Less Stress and More Happiness

Less Stress and More Happiness

To explain why I think financial independence leads to less stress and more happiness, let me tell you a brief story. One day at work my boss called me into an unscheduled meeting:

Boss: “Jason, we are going to have to let go you. The company has decided to go in a different direction.”

HR Woman: “We are prepared to offer you 6 weeks of severance…”

You’re Fired

I basically stopped listening after that. I was at this job for only a few months before being let go. When I received their job offer, I was so excited to take the role and have a positive impact on the business. Just after I was hired, the head of my department was replaced and a new management team came in. There was significant turnover in the short time I was there. I found out afterward that many of these changes were not voluntary. That is not an excuse for my dismissal though; if I had made myself indispensable to my employer, they would not have let me go. Despite the challenging environment, I take responsibility for not meeting leadership’s expectations.

My Ego Was Crushed

It felt terrible to be thrown away like that. The experience hurt my confidence more than anything else in my career. On the brighter side, the working environment at that company was horrible and I was glad to be out of it. I had been working 60+ hours a week, including most Sundays. When I called my wife to tell her the news, I felt a sense of relief. I was finally rid of this terrible work situation.

It’s Important to Have an Emergency Plan

When I was laid off, we did not have any children yet and Mrs. WPF herself had a great job. We had no trouble paying the bills for a while on her income. We also had an emergency fund, my severance and unemployment to get us through financially. Our savings plan took a hit while I was out of work, but overall we were just fine. It really does pay to have a savings cushion and a plan for an unexpected hardship.

Life Goes On

I found a new job a few months later and we moved on with our lives. I became a valuable resource in my new company leading to a fantastic relationship with my boss, strong performance reviews and large raises. We also had our first child at this time and for a variety of personal reasons decided to cut $94K from our annual spending so my wife could leave her job and stay home to raise our son. We are blessed to have this option available to us. One of the reasons we felt comfortable making that decision, was that I was employed at a stable growing company and my boss was a mentor, a huge supporter of me and my work.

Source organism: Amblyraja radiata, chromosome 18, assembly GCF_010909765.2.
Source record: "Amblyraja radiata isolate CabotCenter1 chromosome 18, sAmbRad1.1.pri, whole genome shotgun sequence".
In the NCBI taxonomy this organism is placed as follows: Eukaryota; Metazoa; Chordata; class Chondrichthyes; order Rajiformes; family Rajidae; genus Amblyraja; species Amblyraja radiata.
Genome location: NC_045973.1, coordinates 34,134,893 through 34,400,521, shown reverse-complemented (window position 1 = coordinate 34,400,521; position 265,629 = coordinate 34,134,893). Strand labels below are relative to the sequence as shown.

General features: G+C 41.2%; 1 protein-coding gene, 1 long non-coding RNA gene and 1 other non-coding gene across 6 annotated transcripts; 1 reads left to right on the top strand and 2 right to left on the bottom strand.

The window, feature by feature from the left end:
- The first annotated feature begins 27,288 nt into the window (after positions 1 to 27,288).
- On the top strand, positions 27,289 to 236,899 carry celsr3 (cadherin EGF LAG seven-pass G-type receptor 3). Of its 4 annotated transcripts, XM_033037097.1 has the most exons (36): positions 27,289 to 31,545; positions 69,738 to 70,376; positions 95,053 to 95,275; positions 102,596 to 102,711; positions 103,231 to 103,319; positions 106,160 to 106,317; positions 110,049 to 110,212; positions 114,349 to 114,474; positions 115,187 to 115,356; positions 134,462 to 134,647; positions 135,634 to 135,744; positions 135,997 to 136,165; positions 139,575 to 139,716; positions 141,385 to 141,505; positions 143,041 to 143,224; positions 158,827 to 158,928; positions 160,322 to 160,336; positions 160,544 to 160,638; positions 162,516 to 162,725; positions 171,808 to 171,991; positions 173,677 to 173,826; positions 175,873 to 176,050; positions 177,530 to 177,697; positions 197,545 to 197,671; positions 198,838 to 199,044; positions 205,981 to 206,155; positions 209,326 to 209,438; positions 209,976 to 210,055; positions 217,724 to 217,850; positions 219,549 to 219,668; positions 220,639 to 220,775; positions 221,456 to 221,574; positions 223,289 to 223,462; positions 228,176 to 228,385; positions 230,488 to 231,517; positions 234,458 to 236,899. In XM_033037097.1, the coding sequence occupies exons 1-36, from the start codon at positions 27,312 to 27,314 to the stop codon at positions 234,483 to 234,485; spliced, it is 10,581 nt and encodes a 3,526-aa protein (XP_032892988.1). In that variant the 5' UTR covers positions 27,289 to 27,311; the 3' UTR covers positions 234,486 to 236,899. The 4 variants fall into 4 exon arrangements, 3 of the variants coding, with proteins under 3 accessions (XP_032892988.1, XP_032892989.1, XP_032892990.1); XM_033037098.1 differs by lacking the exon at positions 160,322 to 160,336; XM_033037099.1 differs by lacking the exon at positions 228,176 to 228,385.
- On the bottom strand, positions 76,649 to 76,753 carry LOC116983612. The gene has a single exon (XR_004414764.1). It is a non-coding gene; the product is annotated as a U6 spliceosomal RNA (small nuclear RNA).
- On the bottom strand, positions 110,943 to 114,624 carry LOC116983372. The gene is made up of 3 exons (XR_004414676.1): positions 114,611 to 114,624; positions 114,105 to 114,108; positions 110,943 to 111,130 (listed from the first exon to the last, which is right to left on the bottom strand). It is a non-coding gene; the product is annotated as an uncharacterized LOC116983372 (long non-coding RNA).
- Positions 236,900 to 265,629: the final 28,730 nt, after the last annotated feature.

Remember that Paychecks are not Guaranteed

Something in my head changed though after being laid off. The possibility of losing my job again was always at the front of my mind. This fear became even stronger when we became a one income family. In addition to my earlier firing, I’d survived many rounds of layoffs in my career. I know there always is the possibility of losing my job no matter how well I perform. If I was laid off today, we would not be able to pay the bills without digging into savings. I never want to be in that position.

Risk Aversion

Unlike what you may believe by reading about my willingness to take a $200K bet, I consider myself a risk averse person. By becoming financially independent, I won’t have to rely on a paycheck to put food on the table.  In order to get there, I’m willing to take on calculated risks with investments that have a proven track record in order to accomplish my goals. Especially now, while I have earned income to live on if something goes wrong. My risk aversion drives me to save and invest as much and as efficiently as possible so that I’m not dependent on anybody else for my financial support.

Today’s News

Today, I found out that my boss resigned. Yes, the same one that had been a mentor and a huge supporter of me, so much so that it gave me the confidence for us to become a one income family. I’m going to miss working for her. Today, my job is not nearly as secure as it had been. It’s disappointing, but having savings to fall back on keeps me less stressed and makes me way happier than anything I can buy with that money today. In the end, less stress and more happiness is what financial independence means to me.

20 thoughts on “Less Stress and More Happiness”

  1. Sorry to hear that your mentor is leaving. But wow, what a difference a financial cushion can make. I think we all take our jobs for granted at some point. It’s very easy when the paychecks keep rolling in and it seems it will stay that way forever. Although we aren’t FI yet, cutting expenses and paying down debt have given us SO many more options. We can cover emergency repairs on vehicles and anything else that comes our way.

    1. You’re a personal finance blogger, your not supposed to have vehicles! Don’t you have a bike? Just kidding. I agree, getting out of debit is a great starting point. Then the bigger you grow your savings, the more options you have.

  2. Thanks for sharing such a personal story. My husband and I have both experienced re-organizations and great bosses leaving our companies this year. These experiences also make me thankful for the emergency fund we have established so we’re covered no matter what happens.

    1. Thanks for stopping by Rochelle! Having a plan for a financial emergency is key. Reorgs are so frustrating from an employee’s perspective. In the end, management needs to maximize profits for the shareholders so I understand why they are necessary. It’s also why it’s better to own a company (or at least own shares) than to be an employee.